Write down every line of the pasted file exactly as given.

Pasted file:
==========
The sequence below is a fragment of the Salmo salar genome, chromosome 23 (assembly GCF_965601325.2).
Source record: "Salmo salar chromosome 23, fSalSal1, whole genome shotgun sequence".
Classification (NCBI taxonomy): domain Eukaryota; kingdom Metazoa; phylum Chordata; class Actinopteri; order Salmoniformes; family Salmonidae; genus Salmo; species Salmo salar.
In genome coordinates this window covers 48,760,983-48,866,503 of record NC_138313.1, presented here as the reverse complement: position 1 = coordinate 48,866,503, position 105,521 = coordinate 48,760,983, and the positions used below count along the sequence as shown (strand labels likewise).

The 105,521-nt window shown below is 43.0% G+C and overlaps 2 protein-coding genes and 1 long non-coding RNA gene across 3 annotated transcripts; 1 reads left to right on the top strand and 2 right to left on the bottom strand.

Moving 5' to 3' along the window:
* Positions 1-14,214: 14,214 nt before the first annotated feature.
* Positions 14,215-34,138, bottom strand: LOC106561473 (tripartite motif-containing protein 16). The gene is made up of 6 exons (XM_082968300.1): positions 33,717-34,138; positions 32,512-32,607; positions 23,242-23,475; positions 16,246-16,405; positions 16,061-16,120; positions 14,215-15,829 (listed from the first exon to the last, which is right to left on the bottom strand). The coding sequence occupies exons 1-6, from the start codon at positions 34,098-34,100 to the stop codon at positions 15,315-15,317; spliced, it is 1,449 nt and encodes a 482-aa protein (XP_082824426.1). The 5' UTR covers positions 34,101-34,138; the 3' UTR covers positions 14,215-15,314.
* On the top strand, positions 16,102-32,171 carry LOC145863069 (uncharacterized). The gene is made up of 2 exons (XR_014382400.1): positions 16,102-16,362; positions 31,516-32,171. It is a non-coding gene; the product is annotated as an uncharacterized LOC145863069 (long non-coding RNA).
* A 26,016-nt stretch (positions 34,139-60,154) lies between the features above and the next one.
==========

The sequence below is a fragment of the Salmo salar genome, chromosome 23 (assembly GCF_965601325.2).
Source record: "Salmo salar chromosome 23, fSalSal1, whole genome shotgun sequence".
Classification (NCBI taxonomy): domain Eukaryota; kingdom Metazoa; phylum Chordata; class Actinopteri; order Salmoniformes; family Salmonidae; genus Salmo; species Salmo salar.
In genome coordinates this window covers 48,760,983-48,866,503 of record NC_138313.1, presented here as the reverse complement: position 1 = coordinate 48,866,503, position 105,521 = coordinate 48,760,983, and the positions used below count along the sequence as shown (strand labels likewise).

The 105,521-nt window shown below is 43.0% G+C and overlaps 2 protein-coding genes and 1 long non-coding RNA gene across 3 annotated transcripts; 1 reads left to right on the top strand and 2 right to left on the bottom strand.

Moving 5' to 3' along the window:
* Positions 1-14,214: 14,214 nt before the first annotated feature.
* Positions 14,215-34,138, bottom strand: LOC106561473 (tripartite motif-containing protein 16). The gene is made up of 6 exons (XM_082968300.1): positions 33,717-34,138; positions 32,512-32,607; positions 23,242-23,475; positions 16,246-16,405; positions 16,061-16,120; positions 14,215-15,829 (listed from the first exon to the last, which is right to left on the bottom strand). The coding sequence occupies exons 1-6, from the start codon at positions 34,098-34,100 to the stop codon at positions 15,315-15,317; spliced, it is 1,449 nt and encodes a 482-aa protein (XP_082824426.1). The 5' UTR covers positions 34,101-34,138; the 3' UTR covers positions 14,215-15,314.
* On the top strand, positions 16,102-32,171 carry LOC145863069 (uncharacterized). The gene is made up of 2 exons (XR_014382400.1): positions 16,102-16,362; positions 31,516-32,171. It is a non-coding gene; the product is annotated as an uncharacterized LOC145863069 (long non-coding RNA).
* A 26,016-nt stretch (positions 34,139-60,154) lies between the features above and the next one.